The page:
He explains, "the theaters are most interested in providing what customers want. And so they're always experimenting at different types of food products. One that comes to mind is in a number of theaters, I've seen these self-serve candy carousels or such like that."
Gardiner says he can't speak for Regal or any other single member of his association. But he says theaters will work with the public to accommodate new demands. He points to the big push to eliminate transfats a few years ago. Theater owners went to their oil suppliers, working with them to find a formula for popcorn. But, he adds, most people wanted the old flavor back. So he says some theater companies he works with still use it.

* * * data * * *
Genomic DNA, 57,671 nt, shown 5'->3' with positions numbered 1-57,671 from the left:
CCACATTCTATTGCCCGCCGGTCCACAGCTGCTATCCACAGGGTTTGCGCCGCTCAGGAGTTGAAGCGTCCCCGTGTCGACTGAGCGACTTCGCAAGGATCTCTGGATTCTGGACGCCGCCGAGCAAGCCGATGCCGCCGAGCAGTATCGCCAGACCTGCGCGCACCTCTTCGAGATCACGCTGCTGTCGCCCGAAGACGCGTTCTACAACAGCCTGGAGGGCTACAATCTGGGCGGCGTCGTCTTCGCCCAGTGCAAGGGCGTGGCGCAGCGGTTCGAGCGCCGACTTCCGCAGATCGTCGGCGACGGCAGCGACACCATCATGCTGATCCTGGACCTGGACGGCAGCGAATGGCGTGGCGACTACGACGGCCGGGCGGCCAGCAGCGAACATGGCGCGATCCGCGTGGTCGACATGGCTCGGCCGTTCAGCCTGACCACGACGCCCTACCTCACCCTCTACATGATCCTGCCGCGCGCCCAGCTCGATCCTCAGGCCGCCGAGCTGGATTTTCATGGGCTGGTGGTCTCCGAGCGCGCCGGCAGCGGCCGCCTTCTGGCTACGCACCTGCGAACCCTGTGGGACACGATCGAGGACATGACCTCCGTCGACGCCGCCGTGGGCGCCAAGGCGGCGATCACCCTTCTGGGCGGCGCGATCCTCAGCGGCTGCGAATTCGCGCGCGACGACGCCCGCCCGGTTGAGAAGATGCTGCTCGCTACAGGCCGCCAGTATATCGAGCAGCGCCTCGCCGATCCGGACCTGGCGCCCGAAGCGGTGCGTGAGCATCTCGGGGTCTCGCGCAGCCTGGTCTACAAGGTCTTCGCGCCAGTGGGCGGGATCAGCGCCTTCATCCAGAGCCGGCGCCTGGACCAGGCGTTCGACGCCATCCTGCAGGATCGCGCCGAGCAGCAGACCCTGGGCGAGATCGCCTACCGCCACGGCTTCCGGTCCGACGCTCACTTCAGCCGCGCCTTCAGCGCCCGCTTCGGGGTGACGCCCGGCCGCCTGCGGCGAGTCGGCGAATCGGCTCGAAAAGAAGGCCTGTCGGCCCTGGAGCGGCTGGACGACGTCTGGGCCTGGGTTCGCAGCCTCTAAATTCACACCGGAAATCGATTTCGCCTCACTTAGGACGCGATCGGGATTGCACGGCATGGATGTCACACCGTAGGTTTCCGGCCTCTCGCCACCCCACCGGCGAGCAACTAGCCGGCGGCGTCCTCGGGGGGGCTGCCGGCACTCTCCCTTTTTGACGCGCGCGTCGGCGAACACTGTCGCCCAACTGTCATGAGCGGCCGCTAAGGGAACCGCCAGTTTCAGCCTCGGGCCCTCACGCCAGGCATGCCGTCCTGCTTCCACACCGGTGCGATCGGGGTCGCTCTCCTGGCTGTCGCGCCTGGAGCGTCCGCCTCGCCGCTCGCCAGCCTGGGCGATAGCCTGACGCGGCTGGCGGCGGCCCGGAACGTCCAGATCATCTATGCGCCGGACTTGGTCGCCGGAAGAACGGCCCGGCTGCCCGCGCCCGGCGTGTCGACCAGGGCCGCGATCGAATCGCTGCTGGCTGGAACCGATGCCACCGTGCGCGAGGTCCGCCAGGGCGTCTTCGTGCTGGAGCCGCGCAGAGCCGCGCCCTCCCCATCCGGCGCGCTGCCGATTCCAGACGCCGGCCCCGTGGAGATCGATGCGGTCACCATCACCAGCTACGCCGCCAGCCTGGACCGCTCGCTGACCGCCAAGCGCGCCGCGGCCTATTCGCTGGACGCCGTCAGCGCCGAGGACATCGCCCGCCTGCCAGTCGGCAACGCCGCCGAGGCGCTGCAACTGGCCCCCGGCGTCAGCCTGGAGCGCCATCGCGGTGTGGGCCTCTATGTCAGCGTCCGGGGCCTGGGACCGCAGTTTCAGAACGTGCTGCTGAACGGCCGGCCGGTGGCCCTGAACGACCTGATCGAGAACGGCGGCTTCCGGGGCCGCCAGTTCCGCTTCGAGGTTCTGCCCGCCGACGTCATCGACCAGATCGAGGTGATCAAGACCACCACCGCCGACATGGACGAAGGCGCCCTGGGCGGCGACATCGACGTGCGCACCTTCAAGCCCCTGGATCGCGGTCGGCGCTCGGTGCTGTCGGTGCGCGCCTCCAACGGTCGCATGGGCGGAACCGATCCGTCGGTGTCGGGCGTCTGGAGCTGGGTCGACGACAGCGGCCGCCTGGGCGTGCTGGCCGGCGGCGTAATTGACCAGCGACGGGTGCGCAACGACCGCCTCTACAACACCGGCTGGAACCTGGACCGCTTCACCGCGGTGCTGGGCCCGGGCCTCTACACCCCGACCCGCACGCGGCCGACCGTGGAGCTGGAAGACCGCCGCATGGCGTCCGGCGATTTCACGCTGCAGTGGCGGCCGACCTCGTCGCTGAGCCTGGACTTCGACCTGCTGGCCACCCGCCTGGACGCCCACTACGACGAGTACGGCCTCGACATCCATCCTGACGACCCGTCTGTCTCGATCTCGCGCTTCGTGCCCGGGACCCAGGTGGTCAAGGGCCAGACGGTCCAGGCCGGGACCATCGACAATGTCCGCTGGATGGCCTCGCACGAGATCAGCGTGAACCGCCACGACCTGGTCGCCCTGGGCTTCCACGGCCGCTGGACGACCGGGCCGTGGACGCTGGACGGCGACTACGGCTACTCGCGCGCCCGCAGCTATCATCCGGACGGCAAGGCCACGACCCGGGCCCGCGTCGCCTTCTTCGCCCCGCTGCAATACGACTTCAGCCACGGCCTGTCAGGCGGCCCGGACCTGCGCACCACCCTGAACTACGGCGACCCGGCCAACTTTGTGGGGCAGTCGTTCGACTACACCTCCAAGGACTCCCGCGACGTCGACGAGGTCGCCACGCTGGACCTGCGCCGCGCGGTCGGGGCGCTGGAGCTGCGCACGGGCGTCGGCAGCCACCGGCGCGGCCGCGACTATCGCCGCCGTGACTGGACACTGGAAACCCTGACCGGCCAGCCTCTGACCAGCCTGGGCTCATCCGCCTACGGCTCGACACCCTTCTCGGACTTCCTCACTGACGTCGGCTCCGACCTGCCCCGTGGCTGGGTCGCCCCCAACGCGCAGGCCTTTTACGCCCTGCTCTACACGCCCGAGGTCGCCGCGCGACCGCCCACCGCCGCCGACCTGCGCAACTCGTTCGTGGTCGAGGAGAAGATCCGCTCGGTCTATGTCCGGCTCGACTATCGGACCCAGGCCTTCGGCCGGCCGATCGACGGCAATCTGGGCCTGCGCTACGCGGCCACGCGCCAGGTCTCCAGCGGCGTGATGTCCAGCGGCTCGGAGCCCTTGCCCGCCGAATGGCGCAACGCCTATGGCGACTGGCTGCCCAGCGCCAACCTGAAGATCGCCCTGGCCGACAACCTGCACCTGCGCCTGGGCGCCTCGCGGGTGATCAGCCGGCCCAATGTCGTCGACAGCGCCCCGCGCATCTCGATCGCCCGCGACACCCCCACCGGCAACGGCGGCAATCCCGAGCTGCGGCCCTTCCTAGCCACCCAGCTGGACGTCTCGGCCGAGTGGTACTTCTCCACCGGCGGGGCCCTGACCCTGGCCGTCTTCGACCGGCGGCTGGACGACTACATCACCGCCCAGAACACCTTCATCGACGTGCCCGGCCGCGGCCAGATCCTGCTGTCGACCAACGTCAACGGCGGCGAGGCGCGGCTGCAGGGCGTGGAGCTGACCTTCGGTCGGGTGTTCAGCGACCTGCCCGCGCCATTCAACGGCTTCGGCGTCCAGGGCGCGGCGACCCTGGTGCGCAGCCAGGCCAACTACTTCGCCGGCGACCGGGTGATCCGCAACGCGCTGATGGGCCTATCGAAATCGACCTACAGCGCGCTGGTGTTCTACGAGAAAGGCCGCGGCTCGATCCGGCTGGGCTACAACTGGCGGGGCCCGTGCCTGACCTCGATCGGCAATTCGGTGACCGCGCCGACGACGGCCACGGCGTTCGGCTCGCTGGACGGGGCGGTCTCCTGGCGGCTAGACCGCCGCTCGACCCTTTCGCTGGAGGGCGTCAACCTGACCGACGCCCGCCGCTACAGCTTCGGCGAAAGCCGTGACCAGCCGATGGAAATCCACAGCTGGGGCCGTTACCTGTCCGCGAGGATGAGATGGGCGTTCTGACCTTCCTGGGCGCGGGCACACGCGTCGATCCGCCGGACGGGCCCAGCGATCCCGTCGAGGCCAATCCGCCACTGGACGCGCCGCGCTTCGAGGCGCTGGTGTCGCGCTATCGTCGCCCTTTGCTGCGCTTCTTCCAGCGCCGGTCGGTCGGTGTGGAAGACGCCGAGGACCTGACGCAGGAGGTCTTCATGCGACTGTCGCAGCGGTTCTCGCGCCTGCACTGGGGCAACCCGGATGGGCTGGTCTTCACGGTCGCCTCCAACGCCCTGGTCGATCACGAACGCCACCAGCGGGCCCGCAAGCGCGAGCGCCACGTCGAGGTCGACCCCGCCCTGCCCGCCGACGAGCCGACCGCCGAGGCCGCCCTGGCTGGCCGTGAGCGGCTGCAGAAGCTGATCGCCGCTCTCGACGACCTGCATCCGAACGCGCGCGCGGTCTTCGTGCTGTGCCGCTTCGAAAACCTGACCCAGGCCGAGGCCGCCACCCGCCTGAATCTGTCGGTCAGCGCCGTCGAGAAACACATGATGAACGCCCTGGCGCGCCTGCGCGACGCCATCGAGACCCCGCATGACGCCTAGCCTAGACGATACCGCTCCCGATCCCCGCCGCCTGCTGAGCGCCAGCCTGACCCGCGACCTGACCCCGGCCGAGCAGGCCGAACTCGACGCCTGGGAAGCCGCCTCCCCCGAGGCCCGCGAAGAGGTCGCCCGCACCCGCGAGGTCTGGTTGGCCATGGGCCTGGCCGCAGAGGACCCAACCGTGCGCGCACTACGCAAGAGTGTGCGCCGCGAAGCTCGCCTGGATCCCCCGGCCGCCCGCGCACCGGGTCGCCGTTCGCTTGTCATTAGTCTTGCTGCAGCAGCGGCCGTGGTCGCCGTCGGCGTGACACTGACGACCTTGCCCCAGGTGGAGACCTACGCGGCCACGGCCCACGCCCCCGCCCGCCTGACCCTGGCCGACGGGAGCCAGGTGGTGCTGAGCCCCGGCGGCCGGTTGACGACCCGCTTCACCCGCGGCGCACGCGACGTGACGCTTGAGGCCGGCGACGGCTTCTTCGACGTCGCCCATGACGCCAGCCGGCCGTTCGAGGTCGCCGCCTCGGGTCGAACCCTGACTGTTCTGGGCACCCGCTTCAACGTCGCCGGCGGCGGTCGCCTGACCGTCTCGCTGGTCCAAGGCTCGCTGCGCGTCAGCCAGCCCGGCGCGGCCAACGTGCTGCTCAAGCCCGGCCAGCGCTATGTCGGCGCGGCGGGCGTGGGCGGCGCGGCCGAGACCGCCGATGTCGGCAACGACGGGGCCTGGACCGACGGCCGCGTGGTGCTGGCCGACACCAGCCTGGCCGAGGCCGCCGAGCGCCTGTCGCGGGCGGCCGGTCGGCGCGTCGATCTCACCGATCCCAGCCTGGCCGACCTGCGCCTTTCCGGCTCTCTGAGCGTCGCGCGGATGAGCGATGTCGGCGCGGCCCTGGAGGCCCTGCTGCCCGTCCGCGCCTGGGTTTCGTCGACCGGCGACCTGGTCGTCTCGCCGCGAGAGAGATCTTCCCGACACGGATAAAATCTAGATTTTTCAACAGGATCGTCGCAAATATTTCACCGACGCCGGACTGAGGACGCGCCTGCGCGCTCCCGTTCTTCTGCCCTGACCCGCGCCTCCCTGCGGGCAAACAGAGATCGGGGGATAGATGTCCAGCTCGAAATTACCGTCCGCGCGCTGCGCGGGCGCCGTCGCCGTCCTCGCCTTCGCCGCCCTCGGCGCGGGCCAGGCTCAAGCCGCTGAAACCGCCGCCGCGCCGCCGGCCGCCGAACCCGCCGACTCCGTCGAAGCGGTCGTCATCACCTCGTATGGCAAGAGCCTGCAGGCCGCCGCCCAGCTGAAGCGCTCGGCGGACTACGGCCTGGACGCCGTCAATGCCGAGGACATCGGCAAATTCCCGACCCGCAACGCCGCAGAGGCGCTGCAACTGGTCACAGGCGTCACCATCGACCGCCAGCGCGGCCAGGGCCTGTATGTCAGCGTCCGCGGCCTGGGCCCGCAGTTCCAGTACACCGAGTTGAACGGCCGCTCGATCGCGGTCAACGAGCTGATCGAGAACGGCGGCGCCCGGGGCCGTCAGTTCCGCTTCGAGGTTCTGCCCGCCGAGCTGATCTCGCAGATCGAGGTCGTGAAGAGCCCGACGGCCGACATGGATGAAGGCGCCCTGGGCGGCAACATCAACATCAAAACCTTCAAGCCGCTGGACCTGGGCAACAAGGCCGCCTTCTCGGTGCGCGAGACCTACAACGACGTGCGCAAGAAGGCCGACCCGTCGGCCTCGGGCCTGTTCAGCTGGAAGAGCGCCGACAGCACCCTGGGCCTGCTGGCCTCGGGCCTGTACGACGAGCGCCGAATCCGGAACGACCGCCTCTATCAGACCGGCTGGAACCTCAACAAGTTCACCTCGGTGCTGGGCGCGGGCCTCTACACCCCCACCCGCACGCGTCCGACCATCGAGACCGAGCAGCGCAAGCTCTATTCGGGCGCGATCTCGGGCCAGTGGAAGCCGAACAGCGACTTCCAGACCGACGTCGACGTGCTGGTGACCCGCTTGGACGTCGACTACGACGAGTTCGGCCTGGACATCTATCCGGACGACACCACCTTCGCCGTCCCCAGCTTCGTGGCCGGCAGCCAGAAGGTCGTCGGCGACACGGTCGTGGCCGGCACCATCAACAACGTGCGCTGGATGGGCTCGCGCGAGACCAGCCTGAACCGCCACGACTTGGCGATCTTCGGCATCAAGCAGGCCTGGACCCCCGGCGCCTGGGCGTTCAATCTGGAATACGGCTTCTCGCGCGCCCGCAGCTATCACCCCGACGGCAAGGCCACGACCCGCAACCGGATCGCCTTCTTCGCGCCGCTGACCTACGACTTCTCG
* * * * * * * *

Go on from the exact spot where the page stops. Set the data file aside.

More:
Multnomah County's Sonia Manhas says the county is considering some other options.Manhas isn't ruling out going to some independent theaters with the county's on-screen message. But she says this process has profoundly affected her view of consumer choices.
"I really did feel it was a free market. If you had the resource to buy the ad, we wouldn't be censored for the kind of content you put forward. Certainly we were aware they draw a lot of profit from soda."
The anti-obesity campaign is actually much bigger than just the ads. Among other things, it involves staffing wellness coordinators in schools, planning projects in neighborhoods with no supermarket or recreational space.